Funeral service for Lieutenant John Stewart will be 11 AM Friday in the Florence Center. Burial will be in the Florence National Cemetery directed by Bacote-Eaddy Funeral Home.
On Friday, September 17, 2021, the world lost a hero. Lieutenant John Stewart, 48, born on November 30, 1972, in Bronx, New York gave the ultimate sacrifice. John lost his life in the line of duty while upholding his oath to protect and serve the community of Lake City, SC. He is remembered as an amazing storyteller, for his love of service, community, and family. John was a beloved son, father, brother, uncle, and friend.
Lieutenant Stewart graduated from Willingboro High School in Willingboro, New Jersey. He served in the United States Marine Corps and then graduated from the South Carolina Police Academy. He served several police agencies within his twenty-one years of service. In the last 13 years, he proudly served the community of Lake City, SC.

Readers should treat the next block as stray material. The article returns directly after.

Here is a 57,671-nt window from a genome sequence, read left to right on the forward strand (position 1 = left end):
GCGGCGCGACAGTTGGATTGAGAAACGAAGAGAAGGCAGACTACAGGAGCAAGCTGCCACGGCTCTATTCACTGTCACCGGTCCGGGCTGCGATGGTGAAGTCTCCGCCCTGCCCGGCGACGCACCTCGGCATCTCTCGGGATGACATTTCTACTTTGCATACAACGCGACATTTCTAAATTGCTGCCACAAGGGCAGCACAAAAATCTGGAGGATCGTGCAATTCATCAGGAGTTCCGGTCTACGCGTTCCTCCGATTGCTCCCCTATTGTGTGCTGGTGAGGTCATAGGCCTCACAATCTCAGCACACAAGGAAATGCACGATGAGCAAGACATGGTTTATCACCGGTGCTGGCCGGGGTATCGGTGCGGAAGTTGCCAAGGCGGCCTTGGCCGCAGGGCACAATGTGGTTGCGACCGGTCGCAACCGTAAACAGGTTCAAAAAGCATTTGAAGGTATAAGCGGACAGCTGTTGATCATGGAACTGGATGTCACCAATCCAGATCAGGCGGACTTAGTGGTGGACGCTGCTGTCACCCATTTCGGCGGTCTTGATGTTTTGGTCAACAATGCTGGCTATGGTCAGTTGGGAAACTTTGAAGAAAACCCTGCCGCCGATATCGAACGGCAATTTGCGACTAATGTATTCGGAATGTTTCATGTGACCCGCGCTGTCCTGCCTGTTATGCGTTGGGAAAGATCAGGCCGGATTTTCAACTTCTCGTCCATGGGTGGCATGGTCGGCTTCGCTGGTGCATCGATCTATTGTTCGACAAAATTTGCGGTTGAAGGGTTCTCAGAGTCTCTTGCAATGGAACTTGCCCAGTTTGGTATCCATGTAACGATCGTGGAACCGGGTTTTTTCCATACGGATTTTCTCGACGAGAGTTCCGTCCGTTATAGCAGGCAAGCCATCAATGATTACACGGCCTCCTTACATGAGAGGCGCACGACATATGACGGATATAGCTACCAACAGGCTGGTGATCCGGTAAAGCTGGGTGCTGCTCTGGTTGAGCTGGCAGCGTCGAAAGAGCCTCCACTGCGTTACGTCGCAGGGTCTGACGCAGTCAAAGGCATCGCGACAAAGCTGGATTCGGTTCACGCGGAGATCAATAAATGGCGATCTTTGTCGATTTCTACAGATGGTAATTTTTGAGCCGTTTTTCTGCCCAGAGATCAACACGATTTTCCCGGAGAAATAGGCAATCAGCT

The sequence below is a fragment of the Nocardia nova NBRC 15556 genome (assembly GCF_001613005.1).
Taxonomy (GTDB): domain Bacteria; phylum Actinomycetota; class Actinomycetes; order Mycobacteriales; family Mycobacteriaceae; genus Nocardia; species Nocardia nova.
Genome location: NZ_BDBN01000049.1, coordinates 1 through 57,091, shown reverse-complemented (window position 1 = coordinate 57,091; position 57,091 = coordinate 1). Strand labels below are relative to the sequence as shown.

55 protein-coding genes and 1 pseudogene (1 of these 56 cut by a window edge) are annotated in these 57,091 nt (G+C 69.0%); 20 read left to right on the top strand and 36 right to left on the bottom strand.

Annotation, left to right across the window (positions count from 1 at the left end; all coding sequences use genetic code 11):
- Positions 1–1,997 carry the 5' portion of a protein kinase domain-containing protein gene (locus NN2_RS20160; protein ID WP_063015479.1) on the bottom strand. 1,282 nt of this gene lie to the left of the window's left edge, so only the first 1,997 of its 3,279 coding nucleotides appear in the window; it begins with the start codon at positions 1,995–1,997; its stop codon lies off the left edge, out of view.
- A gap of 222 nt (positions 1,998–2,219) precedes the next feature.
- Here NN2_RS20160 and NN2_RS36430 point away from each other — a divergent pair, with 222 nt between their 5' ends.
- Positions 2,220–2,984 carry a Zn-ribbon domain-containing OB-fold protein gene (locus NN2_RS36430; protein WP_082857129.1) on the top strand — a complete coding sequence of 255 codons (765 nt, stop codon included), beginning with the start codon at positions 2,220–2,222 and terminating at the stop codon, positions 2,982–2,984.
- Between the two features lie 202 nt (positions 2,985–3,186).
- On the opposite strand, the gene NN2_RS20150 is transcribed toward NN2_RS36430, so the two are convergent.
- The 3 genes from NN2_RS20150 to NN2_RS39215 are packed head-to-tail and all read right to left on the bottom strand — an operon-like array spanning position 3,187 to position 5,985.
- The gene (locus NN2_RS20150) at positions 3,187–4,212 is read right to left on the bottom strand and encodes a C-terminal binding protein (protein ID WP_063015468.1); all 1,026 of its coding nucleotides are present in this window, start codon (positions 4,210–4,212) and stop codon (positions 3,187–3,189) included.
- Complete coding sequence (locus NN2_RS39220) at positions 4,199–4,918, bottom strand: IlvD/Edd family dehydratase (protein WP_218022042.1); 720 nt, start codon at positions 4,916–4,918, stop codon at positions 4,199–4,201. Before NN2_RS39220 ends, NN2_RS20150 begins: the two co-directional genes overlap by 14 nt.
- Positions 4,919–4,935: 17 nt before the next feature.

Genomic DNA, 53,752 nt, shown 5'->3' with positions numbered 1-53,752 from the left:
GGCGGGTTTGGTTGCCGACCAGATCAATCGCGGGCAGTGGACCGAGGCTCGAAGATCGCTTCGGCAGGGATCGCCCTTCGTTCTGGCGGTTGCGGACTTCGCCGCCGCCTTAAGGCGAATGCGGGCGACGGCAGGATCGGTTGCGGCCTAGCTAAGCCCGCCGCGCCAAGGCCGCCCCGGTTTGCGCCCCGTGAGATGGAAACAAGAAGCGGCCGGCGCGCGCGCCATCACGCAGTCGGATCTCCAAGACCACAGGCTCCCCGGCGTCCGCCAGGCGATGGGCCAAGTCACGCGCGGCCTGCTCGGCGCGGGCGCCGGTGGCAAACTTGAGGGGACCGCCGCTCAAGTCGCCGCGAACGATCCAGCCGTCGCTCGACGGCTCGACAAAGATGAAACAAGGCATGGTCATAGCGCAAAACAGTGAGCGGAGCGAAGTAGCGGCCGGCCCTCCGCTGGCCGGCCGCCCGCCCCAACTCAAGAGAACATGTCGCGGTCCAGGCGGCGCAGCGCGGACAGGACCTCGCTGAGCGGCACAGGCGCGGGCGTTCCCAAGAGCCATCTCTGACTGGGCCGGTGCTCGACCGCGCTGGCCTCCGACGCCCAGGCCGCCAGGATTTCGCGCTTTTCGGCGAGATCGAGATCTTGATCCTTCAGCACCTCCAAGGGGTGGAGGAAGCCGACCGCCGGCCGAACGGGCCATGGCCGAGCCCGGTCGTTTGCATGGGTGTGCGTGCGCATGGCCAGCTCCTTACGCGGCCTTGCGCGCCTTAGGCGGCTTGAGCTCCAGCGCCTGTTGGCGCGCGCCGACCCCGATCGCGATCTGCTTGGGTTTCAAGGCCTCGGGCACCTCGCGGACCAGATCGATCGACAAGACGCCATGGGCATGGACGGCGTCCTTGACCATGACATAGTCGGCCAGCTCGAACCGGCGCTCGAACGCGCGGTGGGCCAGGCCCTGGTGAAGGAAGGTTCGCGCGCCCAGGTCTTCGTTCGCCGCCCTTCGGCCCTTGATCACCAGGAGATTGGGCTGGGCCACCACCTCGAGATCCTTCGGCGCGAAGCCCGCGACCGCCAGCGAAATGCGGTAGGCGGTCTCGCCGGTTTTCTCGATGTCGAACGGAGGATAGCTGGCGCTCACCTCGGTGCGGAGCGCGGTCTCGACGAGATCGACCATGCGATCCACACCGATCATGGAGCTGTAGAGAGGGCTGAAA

A pillar of strength, you could always rely on John when you needed him most. He was a light in the darkest of times and a hero to all who knew him. He was a compassionate man with a lot of love for the people around him.
With his extraordinary charm and genuine smile, John never failed to make a lasting impression anywhere he went. John was an honest man, showing respect to everyone he met and exhibiting patience to all those in his life and line of work. He was strongly devoted to his family, valuing every moment he spent making memories.
He was the son of the late William and Claretha Stewart and was preceded in death by his brother Jimmy Goodman.
Those who will cherish loving memories include: his sons Private Nicholas Stewart of Ft. Humphrey, Korea, and Tayshaun Stewart of SC; his siblings, Patricia (Reggie Sr.) White of NJ, Elaine Stewart-Johnson of NY, Sharon Whitehead of GA, Henry Goodman of NJ, Diane Stewart of GA, William R. Stewart Jr. (Deitra) and Theresa (Steven) Tindal of SC; a host of aunts, uncles, nieces, nephews, cousins, and friends.
His legacy is uniquely rich and will not be forgotten.
Published by SCNow on Sep. 23, 2021.